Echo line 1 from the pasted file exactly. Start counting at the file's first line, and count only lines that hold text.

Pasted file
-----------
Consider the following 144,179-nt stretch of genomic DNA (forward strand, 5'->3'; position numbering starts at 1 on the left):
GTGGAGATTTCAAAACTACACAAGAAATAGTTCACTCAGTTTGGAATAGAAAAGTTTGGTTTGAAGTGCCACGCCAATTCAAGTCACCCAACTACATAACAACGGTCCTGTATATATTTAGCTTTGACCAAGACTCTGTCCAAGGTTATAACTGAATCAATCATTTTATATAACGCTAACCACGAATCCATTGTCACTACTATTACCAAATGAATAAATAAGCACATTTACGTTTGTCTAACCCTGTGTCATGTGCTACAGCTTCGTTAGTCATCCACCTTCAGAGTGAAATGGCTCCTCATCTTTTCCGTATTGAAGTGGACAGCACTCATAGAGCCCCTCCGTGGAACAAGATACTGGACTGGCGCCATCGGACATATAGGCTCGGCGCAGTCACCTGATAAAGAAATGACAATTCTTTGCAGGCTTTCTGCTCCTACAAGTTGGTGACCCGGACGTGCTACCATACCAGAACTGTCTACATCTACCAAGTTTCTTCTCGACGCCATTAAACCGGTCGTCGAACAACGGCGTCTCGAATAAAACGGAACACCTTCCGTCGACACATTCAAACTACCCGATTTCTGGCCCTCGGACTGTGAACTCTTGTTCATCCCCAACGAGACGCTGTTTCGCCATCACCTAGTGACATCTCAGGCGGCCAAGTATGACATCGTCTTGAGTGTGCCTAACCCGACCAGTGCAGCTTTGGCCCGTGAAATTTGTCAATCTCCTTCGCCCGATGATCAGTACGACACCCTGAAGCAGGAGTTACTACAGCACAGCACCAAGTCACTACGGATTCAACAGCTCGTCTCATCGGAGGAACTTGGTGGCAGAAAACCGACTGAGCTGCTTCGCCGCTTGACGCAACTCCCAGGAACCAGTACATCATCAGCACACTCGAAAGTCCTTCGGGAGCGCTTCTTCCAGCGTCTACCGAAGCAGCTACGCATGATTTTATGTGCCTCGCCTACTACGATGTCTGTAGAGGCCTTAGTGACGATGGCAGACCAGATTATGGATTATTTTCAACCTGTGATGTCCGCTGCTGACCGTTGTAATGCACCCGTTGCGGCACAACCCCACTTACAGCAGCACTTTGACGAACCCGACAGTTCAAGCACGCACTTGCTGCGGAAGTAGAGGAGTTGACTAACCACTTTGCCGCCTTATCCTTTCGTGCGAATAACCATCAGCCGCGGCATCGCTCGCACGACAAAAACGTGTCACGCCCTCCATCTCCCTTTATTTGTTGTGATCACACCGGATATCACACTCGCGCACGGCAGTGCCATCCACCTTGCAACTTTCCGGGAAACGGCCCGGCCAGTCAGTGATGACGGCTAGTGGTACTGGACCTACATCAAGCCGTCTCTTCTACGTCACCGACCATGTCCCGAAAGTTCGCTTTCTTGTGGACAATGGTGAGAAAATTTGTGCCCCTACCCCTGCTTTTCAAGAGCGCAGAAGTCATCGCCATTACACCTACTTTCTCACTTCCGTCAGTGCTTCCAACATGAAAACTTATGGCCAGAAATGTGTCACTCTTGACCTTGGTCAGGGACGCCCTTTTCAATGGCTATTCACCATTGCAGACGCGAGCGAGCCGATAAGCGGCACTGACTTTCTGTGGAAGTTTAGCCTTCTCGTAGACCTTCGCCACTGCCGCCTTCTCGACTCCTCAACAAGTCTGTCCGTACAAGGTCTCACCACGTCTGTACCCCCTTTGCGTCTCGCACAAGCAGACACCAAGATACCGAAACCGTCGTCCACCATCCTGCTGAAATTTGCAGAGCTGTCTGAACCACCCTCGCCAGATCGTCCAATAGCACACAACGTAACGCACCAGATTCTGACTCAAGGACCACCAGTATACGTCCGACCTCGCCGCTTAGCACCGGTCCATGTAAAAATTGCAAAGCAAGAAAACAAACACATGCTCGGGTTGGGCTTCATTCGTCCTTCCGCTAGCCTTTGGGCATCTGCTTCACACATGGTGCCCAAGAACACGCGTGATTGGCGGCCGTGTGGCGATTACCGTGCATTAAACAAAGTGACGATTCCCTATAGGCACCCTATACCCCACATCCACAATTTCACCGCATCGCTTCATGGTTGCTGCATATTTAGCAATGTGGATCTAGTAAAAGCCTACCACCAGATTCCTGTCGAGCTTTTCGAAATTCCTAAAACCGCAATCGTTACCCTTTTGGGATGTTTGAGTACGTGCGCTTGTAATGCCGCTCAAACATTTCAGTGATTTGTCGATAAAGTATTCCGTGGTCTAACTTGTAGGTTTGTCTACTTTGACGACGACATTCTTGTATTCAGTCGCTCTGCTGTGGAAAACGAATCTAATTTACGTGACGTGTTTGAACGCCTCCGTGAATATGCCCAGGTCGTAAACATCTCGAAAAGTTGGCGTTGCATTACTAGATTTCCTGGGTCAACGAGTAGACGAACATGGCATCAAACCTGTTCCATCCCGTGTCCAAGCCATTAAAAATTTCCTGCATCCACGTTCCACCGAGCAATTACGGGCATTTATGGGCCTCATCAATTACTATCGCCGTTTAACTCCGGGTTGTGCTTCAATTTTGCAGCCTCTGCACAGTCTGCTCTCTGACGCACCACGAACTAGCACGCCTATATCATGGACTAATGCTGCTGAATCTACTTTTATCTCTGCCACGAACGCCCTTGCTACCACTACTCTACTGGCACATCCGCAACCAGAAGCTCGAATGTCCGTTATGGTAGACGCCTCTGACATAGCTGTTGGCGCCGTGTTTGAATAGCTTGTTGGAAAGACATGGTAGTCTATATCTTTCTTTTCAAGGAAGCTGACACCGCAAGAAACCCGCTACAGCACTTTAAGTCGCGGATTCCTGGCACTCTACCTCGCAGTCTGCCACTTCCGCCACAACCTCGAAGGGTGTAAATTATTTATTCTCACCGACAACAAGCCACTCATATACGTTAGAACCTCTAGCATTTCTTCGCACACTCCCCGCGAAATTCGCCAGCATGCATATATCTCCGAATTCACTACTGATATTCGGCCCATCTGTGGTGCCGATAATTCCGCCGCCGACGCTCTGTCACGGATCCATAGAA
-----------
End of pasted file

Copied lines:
Consider the following 144,179-nt stretch of genomic DNA (forward strand, 5'->3'; position numbering starts at 1 on the left):